Bike-shedding, Bystanders and Boredom:
I have a theory that in the context of self-organizing teams in a business environment, there are zones of diminishing responsibility and thus the effectiveness of self organization as the tasks get further from the perceived core purpose of the team or individual.
That is to say that a self-organizing software development team may have little difficulty organizing how to create a feature in their product, but may struggle to water the plants or empty the bins in their Team area.
We as an organization have embraced Spontaneous Order (self-organizing teams) and have adopted a variety of Holocracy, the result is a pretty large organization (Approximately 400+ people) with almost no management outside of the core leadership team of four. The results are fascinating to observe, in some cases wildly successful and in other cases not so much.
Teams are created for a defined purpose, most often this is a defined project from a client, the composition of the team is decided by one of the leadership team based on personal knowledge of the skills of the prospective team members. This is obviously a limitation of scale and requires an exceptional level of knowledge of the available people. Clearly it is not self-organization in the context of team creation but this is the extent of outside influence for most teams (unless they have problems). The teams are expected to self-organize to deliver on their defined purpose.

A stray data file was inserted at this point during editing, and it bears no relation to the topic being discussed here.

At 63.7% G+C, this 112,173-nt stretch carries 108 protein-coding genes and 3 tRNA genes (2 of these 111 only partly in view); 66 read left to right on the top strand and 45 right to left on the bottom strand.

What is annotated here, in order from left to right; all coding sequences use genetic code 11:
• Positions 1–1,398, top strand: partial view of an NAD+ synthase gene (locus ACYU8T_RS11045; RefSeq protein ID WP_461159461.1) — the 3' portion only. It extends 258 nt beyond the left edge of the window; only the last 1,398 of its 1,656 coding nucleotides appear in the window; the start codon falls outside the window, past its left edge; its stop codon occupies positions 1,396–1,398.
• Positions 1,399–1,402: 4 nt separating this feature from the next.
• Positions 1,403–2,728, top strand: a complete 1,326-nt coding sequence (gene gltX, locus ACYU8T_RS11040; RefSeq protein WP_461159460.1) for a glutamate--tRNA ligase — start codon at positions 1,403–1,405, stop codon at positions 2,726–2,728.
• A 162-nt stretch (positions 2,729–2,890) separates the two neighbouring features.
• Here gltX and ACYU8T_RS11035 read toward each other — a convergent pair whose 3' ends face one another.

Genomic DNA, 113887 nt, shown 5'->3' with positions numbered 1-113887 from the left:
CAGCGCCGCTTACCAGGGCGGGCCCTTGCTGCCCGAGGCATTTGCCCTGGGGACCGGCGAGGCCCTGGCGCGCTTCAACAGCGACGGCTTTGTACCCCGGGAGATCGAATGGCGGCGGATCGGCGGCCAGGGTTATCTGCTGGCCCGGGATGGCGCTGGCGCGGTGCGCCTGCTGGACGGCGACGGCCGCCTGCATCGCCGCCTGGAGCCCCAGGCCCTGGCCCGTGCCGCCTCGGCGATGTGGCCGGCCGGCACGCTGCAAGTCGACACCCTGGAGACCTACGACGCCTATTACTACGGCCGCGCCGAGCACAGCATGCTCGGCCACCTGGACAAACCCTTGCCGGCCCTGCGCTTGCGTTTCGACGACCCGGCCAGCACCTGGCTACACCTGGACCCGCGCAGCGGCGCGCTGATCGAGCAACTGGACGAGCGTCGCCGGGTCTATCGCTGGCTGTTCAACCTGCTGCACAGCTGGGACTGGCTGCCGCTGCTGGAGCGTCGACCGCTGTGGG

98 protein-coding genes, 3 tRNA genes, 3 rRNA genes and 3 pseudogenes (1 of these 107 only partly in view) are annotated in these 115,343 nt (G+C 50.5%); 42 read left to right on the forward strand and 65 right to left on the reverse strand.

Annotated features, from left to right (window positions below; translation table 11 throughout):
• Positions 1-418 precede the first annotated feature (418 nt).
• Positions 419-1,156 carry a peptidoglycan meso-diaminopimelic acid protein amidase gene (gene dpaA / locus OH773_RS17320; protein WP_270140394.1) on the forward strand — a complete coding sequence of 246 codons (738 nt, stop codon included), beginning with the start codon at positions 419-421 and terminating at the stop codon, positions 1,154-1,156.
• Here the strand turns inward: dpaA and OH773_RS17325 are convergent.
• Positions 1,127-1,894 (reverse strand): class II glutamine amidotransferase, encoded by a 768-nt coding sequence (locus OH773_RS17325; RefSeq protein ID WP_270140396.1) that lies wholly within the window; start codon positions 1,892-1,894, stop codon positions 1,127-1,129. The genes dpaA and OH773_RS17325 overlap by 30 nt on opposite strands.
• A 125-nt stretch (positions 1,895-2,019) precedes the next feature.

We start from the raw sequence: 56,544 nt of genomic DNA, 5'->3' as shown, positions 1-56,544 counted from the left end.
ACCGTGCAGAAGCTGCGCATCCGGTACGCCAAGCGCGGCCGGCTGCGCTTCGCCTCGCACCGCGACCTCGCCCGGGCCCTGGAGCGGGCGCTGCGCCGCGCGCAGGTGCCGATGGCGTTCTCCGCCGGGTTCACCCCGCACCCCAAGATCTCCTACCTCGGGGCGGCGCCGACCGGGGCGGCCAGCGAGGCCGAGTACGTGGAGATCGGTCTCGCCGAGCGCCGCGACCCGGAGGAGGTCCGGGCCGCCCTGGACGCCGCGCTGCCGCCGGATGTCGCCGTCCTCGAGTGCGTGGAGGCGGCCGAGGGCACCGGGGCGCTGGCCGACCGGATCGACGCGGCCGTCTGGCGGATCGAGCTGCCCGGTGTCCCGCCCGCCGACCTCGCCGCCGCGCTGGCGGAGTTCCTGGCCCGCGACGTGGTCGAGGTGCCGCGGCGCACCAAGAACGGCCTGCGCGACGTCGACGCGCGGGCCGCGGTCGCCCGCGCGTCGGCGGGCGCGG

For the most part they do very well and are able to deliver high quality software, interact effectively with clients and have a reputation for being the best in the custom App development business. Although there are a few internal difficulties, such as a tendency for excessive bike-shedding* early in projects, and for a few individuals, especially the stronger personalities to shape the teams to enable them to do the work they like relying on the others to do the rest.
Similarly strong personalities can limit a notion of continual improvement, that is to say that strong personalities can instill pressure to stick with what worked previously rather than being open to improvement.
Those are problems that could be explored further but for today my interest is in observing how wider organizational responsibilities or team responsibilities that are perceived as distant from the defined purpose get lost, ignored or simply take far longer than they should to get done.
*Bike-shedding (or Parkinson’s law of triviality)
Way back in 1957 Parkinson observed that members of an organization give excess weight to trivial issues, spending a disproportionate amount of time discussing issues that everyone has an opinion on (in his example it was the the building of a bike shed), this discussion was at the expense of more important issues that were outside the domain of expertise of the entire group. In other words people contribute because they ‘can’ not because they ‘should’.